In Catherine Chung’s Forgotten Country, Janie, the eldest daughter of a Korean immigrant family and a graduate student in mathematics, has always carried the responsibility of appeasing and protecting her little sister Hannah, and has always felt she had to be “the one who had to fill the missing pieces.” On the very day of her sister’s birth, their grandmother tells young Janie that every generation of their family has lost a daughter and that it is her responsibility to keep her little sister safe. When her sister disappears just a few weeks before their father is diagnosed with cancer, Janie is called upon to set aside her studies to find her sister and convince her to return to the family before it is too late.
Janie, the eldest sister, the daughter who strives to please her parents, tries to always behave by a set of given rules of “gratitude, filial duty, and decency.” She is most lost when she must face that which does not conform to a formula or to a set of governing rules of behavior: everything human, like her little sister Hannah and her father’s cancer.
Against the odds of her father surviving his cancer, the family returns to Korea so he can undergo an experimental treatment that—were it to work—would be nothing shy of a miracle: “Miracles, Wikipedia said, were interruptions of the laws of nature that could only be explained by divine intervention.” Janie remains behind in America to find Hannah, tell her of their father’s illness, and bring her to Korea to join the rest of their family.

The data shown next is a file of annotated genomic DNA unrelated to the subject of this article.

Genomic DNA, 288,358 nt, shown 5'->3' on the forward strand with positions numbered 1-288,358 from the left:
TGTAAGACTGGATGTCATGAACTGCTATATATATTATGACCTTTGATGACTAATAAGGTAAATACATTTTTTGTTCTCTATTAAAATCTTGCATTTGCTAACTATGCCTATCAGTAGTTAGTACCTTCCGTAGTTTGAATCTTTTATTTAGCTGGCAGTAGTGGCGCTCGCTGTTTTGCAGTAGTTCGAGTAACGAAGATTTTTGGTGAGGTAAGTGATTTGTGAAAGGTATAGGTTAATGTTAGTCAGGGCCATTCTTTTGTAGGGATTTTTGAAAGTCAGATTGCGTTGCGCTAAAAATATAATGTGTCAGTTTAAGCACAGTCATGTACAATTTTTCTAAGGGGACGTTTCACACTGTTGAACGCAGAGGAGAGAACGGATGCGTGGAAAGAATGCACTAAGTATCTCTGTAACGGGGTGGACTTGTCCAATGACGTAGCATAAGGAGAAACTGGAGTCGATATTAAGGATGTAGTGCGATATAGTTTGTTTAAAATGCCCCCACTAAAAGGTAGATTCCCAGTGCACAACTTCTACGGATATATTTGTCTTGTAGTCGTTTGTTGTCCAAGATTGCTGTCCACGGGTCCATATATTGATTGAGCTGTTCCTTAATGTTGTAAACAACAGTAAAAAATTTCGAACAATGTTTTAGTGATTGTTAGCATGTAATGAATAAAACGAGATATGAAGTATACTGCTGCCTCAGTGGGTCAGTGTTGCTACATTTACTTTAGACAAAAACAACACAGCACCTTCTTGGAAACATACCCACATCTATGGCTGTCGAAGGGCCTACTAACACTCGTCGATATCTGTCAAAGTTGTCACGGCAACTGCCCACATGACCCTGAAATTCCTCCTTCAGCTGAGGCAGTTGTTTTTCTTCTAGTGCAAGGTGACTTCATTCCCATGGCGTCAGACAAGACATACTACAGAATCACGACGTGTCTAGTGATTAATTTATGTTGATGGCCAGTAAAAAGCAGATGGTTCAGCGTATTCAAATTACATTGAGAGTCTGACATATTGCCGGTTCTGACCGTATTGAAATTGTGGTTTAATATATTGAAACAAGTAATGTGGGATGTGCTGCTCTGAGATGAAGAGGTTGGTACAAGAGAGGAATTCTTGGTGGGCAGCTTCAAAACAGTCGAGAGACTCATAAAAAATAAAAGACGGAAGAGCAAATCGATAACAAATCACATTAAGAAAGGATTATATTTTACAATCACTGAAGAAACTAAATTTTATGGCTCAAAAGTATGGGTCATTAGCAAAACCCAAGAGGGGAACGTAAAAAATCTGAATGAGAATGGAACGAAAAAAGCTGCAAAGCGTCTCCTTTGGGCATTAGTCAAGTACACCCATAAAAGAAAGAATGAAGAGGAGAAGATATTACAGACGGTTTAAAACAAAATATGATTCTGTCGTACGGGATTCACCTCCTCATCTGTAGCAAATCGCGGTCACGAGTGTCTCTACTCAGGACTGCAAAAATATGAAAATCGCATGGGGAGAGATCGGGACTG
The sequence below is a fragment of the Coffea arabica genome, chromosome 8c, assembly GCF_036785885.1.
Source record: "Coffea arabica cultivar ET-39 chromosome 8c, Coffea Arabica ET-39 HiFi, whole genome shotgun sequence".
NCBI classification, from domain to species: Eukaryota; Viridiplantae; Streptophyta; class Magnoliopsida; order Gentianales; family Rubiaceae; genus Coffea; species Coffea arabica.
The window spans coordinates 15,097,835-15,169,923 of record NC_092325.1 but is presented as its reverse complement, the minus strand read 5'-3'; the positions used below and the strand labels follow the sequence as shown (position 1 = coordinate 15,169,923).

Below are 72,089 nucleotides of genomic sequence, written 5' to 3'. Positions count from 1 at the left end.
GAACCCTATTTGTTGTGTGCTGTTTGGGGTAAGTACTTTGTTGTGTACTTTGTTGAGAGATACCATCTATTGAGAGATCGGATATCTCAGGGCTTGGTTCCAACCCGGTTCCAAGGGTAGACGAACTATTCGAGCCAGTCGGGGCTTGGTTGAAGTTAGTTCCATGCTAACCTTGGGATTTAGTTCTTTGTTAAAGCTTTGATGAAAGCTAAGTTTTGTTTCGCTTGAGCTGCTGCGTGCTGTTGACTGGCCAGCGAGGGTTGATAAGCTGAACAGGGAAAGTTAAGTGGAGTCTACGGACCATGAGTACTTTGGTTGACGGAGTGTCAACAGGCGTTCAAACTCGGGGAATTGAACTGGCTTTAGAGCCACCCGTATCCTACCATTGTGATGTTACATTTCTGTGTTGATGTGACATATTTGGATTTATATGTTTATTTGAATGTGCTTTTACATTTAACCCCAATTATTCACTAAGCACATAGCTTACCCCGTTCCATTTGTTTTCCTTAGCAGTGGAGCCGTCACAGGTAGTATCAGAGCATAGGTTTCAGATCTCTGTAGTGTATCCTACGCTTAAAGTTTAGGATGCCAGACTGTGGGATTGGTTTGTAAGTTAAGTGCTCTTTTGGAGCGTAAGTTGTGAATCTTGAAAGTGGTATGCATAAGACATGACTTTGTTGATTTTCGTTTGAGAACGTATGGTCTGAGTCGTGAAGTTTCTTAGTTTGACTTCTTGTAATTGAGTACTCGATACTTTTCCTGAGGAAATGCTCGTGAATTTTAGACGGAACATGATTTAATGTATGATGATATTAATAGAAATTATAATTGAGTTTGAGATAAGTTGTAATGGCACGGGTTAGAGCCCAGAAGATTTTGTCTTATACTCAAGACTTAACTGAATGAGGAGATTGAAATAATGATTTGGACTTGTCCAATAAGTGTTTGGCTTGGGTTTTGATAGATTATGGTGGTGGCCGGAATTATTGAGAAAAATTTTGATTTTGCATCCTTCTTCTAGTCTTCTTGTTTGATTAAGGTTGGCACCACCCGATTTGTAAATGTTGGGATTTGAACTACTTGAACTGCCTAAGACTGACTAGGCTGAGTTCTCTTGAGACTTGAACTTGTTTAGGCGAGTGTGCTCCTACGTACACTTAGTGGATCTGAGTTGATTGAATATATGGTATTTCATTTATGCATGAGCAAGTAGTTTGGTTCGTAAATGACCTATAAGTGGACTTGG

For Chung, folklore, family stories, and mathematical theorems are all vessels hand-picked for the emotional load they might bear. Like her protagonist, Chung herself is a former student of mathematics, and draws upon the language of mathematics to construct the powerful metaphors that occur throughout the novel: the theory of a knot incapable of unraveling, the theory of a fourth dimension where no two lines intersect one another, of an onion cut in so many little pieces it becomes larger than the sun.
Chung intersects the language of mathematics with the language of literature and storytelling in a unique and lyrical representation of the themes and theorems of human experience. Because the plot of the novel takes several turns that feel forced, the threads of these themes begin to feel like lines in a fourth dimension that fail to intersect one another. Janie wonders how her mother “could sustain such anxiety, how one body could hold it all. Then I realized it was a question of density.” This density is a quality all Chung’s characters share, and the same might be said of Chung’s novel as a whole. Every turn in the plot unveils another buried layer of suffering each family member has endured, alone in silence, resulting in a novel so incredibly dense with personal and political crises that it risks sensationalizing the portrayals of the characters’ experiences. Had some of the more minor plot points been left out, the narrative arc of Forgotten Countrywould have been just as clearly defined and as compelling for readers to follow, and without sacrificing any of the density or depth of character.
The language of literature, unlike the language of mathematics, is wonderfully imperfect; human, wavering, often times arbitrary, and always vulnerable. In her resilient debut novel, Chung refuses to spare her characters or her readers these vulnerabilities.